Swimming Athlete Suspended for the Presence of Methylphenidate

Ottawa – August 2, 2022 – The Canadian Centre for Ethics in Sport (CCES) announced today that Tayden De Pol, a swimming athlete, received a one-month sanction for an anti-doping rule violation stemming from two separate sample collection sessions. The athlete’s urine samples, collected in competition on March 25, 2022, and April 6, 2022, both revealed the presence of methylphenidate, a prohibited substance.  The prohibited substance was consumed by the athlete in a prescription medication for which a therapeutic use exemption (TUE) had not yet been granted by the CCES. The CCES has since granted the athlete a TUE for use of methylphenidate.

Methylphenidate is classified as a “specified substance” on the World Anti-Doping Agency Prohibited List. Under the rules of the Canadian Anti-Doping Program (CADP), an athlete facing a first violation involving a specified substance may be entitled to a sanction reduction based on an assessment of their degree of fault. In this case, the CCES proposed a reduced sanction from the standard sanction of two (2) years of ineligibility to a one-month period of ineligibility.

In response to the CCES’s notification of the adverse analytical finding, Mr. De Pol waived his right to a hearing and accepted the proposed sanction, which terminated on June 16, 2022.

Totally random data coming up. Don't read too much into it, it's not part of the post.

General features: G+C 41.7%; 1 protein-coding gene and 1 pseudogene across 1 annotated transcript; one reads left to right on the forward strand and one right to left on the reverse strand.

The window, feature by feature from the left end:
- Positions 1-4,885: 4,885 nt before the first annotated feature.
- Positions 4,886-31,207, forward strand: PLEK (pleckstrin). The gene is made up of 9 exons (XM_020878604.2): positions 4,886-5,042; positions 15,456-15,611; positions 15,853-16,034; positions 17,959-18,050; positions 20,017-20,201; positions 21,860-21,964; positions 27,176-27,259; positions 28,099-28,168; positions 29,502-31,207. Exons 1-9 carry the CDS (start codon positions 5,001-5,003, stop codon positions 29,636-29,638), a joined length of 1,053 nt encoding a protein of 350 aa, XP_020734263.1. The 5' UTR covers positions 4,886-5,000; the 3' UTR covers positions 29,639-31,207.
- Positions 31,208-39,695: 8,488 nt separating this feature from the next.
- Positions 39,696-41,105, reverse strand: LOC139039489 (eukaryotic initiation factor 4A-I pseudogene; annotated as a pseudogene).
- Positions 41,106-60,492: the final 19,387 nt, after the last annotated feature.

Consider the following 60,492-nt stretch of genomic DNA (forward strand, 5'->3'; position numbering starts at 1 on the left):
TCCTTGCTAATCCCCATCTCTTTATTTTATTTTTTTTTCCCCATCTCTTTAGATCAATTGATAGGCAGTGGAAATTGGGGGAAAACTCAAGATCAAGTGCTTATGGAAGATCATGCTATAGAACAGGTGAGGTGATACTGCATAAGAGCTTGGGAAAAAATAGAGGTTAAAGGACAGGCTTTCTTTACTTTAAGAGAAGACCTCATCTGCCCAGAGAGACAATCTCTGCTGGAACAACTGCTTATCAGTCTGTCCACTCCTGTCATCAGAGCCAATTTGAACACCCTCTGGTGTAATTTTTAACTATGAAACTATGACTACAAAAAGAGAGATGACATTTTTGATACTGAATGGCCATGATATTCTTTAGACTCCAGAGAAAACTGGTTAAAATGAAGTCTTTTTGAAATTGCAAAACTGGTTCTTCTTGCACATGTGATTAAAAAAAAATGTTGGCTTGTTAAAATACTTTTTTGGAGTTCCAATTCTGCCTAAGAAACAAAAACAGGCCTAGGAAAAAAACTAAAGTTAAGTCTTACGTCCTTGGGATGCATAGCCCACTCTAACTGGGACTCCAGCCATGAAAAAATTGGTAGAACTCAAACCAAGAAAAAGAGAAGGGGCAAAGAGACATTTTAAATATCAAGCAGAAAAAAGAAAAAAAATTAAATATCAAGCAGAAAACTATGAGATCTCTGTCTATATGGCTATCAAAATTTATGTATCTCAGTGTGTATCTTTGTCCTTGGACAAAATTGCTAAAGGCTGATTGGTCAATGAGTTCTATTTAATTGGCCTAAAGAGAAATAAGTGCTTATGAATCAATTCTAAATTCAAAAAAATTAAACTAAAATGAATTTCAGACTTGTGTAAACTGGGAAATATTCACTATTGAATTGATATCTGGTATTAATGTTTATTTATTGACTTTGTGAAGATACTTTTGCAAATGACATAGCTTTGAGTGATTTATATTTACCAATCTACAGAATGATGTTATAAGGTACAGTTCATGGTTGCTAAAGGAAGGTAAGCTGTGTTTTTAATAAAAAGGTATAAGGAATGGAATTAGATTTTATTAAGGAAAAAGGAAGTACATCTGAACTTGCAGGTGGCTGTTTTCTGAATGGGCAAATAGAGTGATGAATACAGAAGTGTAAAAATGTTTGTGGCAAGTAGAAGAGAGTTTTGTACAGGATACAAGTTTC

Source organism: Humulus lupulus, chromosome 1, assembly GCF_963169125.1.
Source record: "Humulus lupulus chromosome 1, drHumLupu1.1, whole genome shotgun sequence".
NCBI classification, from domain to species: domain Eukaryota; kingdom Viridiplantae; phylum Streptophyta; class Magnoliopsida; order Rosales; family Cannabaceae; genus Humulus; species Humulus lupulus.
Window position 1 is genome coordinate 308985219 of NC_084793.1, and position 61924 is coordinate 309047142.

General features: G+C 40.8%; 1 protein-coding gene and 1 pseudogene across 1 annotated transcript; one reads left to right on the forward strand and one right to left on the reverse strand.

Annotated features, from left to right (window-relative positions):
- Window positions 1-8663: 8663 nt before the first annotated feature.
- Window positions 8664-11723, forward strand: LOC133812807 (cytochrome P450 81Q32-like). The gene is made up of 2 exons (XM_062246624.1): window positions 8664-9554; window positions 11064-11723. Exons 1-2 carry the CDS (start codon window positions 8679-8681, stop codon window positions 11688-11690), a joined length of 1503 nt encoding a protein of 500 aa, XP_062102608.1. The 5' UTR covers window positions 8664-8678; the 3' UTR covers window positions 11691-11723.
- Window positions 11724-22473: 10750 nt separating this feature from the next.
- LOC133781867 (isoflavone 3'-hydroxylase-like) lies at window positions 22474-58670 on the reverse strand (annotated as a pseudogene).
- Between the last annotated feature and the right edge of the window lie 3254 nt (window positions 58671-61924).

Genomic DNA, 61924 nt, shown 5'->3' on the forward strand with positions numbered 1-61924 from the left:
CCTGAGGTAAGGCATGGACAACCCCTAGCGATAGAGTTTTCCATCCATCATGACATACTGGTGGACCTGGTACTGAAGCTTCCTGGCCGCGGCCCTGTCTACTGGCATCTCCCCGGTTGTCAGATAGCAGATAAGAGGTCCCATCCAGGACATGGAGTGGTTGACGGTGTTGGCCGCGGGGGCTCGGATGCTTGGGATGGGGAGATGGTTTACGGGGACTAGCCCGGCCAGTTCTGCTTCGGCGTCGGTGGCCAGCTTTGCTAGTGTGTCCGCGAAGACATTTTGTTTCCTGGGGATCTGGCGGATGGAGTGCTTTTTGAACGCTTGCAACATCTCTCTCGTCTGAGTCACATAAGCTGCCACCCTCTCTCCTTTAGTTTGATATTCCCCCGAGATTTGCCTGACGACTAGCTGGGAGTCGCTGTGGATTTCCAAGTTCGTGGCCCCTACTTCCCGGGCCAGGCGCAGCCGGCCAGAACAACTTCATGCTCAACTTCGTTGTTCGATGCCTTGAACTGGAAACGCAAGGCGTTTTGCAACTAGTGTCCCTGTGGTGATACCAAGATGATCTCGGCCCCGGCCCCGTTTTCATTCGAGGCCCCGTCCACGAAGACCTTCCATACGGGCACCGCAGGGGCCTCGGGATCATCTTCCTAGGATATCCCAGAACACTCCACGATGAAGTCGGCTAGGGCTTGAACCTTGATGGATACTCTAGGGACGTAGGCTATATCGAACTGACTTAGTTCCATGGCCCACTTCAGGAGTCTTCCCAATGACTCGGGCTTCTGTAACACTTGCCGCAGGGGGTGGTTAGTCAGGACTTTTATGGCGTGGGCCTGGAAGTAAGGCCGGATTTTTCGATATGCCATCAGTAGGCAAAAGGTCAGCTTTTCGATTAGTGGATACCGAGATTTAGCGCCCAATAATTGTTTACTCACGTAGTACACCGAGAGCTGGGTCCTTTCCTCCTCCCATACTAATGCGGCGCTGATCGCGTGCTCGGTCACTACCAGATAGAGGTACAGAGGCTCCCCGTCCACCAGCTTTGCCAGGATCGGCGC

In accordance with CADP rule 10.9.3.1, the two adverse analytical findings are considered a single anti-doping rule violation and the period of ineligibility applies to both samples.

During the sanction period, the athlete, who resides in Lantzville, British Columbia, was ineligible to participate in any capacity with any sport signatory to the CADP, including training with teammates.

In compliance with rule 8.4 of the CADP, the CCES’s file outcome summary can be found in the Canadian Sport Sanction Registry.

About the CCES

The CCES works collaboratively to ensure Canadians have a positive sport experience. Through its programs, the CCES manages unethical issues in sport, protects the integrity of Canadian sport, and promotes True Sport to activate values-based sport on and off the field of play. The CCES is an independent, national, not-for profit organization that is responsible for the administration of the CADP. Under the CADP rules, the CCES makes public every anti-doping rule violation. The CCES acknowledges funding, in part, from the Government of Canada. For more information, visit cces.ca, follow us on TwitterFacebook, or Instagram.

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For further information, please contact:

Cori McPhail
Manager, Communications and Technology
+1 613-521-3340 x3210
[email protected]